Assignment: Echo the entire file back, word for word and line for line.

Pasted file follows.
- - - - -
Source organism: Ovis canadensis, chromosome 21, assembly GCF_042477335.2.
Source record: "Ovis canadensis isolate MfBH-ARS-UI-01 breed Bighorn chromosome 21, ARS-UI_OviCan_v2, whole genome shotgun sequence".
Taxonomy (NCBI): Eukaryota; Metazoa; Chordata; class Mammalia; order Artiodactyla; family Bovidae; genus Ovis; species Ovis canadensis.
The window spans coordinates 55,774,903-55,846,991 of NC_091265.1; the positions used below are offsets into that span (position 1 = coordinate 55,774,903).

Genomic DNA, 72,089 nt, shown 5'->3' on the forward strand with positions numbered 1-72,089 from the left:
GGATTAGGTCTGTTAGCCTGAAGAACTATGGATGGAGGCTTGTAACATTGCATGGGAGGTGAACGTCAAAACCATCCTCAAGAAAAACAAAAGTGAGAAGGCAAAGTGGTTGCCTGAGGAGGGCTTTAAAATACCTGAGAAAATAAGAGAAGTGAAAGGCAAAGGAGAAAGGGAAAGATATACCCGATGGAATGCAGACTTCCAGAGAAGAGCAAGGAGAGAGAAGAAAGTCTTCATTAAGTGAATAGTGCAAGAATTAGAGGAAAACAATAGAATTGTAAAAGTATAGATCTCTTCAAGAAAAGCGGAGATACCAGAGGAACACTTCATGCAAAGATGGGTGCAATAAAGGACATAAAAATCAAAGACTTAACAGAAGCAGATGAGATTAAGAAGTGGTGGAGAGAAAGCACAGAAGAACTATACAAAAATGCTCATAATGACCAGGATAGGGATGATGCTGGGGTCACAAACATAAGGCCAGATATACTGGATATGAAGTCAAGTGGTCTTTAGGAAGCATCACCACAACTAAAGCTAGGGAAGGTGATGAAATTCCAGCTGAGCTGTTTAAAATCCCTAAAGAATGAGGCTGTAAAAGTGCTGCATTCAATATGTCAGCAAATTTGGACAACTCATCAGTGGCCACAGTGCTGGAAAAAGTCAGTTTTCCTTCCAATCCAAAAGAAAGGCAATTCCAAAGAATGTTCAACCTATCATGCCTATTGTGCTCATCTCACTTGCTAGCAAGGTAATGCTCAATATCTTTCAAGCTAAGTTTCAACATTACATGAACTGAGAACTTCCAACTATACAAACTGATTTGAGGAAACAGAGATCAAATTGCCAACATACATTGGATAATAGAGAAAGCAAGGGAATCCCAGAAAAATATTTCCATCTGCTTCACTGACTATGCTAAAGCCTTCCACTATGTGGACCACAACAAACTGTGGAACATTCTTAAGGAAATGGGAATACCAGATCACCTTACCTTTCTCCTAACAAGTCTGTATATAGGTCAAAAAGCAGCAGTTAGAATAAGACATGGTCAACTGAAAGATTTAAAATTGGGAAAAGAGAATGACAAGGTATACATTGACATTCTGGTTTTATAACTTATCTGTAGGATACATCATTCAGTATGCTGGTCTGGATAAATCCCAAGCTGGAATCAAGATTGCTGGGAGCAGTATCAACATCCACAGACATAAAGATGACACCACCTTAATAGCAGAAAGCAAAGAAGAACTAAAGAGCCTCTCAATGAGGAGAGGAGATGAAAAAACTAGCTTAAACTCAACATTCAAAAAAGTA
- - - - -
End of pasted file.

Source organism: Ovis canadensis, chromosome 21, assembly GCF_042477335.2.
Source record: "Ovis canadensis isolate MfBH-ARS-UI-01 breed Bighorn chromosome 21, ARS-UI_OviCan_v2, whole genome shotgun sequence".
Taxonomy (NCBI): Eukaryota; Metazoa; Chordata; class Mammalia; order Artiodactyla; family Bovidae; genus Ovis; species Ovis canadensis.
The window spans coordinates 55,774,903-55,846,991 of NC_091265.1; the positions used below are offsets into that span (position 1 = coordinate 55,774,903).

Genomic DNA, 72,089 nt, shown 5'->3' on the forward strand with positions numbered 1-72,089 from the left:
GGATTAGGTCTGTTAGCCTGAAGAACTATGGATGGAGGCTTGTAACATTGCATGGGAGGTGAACGTCAAAACCATCCTCAAGAAAAACAAAAGTGAGAAGGCAAAGTGGTTGCCTGAGGAGGGCTTTAAAATACCTGAGAAAATAAGAGAAGTGAAAGGCAAAGGAGAAAGGGAAAGATATACCCGATGGAATGCAGACTTCCAGAGAAGAGCAAGGAGAGAGAAGAAAGTCTTCATTAAGTGAATAGTGCAAGAATTAGAGGAAAACAATAGAATTGTAAAAGTATAGATCTCTTCAAGAAAAGCGGAGATACCAGAGGAACACTTCATGCAAAGATGGGTGCAATAAAGGACATAAAAATCAAAGACTTAACAGAAGCAGATGAGATTAAGAAGTGGTGGAGAGAAAGCACAGAAGAACTATACAAAAATGCTCATAATGACCAGGATAGGGATGATGCTGGGGTCACAAACATAAGGCCAGATATACTGGATATGAAGTCAAGTGGTCTTTAGGAAGCATCACCACAACTAAAGCTAGGGAAGGTGATGAAATTCCAGCTGAGCTGTTTAAAATCCCTAAAGAATGAGGCTGTAAAAGTGCTGCATTCAATATGTCAGCAAATTTGGACAACTCATCAGTGGCCACAGTGCTGGAAAAAGTCAGTTTTCCTTCCAATCCAAAAGAAAGGCAATTCCAAAGAATGTTCAACCTATCATGCCTATTGTGCTCATCTCACTTGCTAGCAAGGTAATGCTCAATATCTTTCAAGCTAAGTTTCAACATTACATGAACTGAGAACTTCCAACTATACAAACTGATTTGAGGAAACAGAGATCAAATTGCCAACATACATTGGATAATAGAGAAAGCAAGGGAATCCCAGAAAAATATTTCCATCTGCTTCACTGACTATGCTAAAGCCTTCCACTATGTGGACCACAACAAACTGTGGAACATTCTTAAGGAAATGGGAATACCAGATCACCTTACCTTTCTCCTAACAAGTCTGTATATAGGTCAAAAAGCAGCAGTTAGAATAAGACATGGTCAACTGAAAGATTTAAAATTGGGAAAAGAGAATGACAAGGTATACATTGACATTCTGGTTTTATAACTTATCTGTAGGATACATCATTCAGTATGCTGGTCTGGATAAATCCCAAGCTGGAATCAAGATTGCTGGGAGCAGTATCAACATCCACAGACATAAAGATGACACCACCTTAATAGCAGAAAGCAAAGAAGAACTAAAGAGCCTCTCAATGAGGAGAGGAGATGAAAAAACTAGCTTAAACTCAACATTCAAAAAAGTA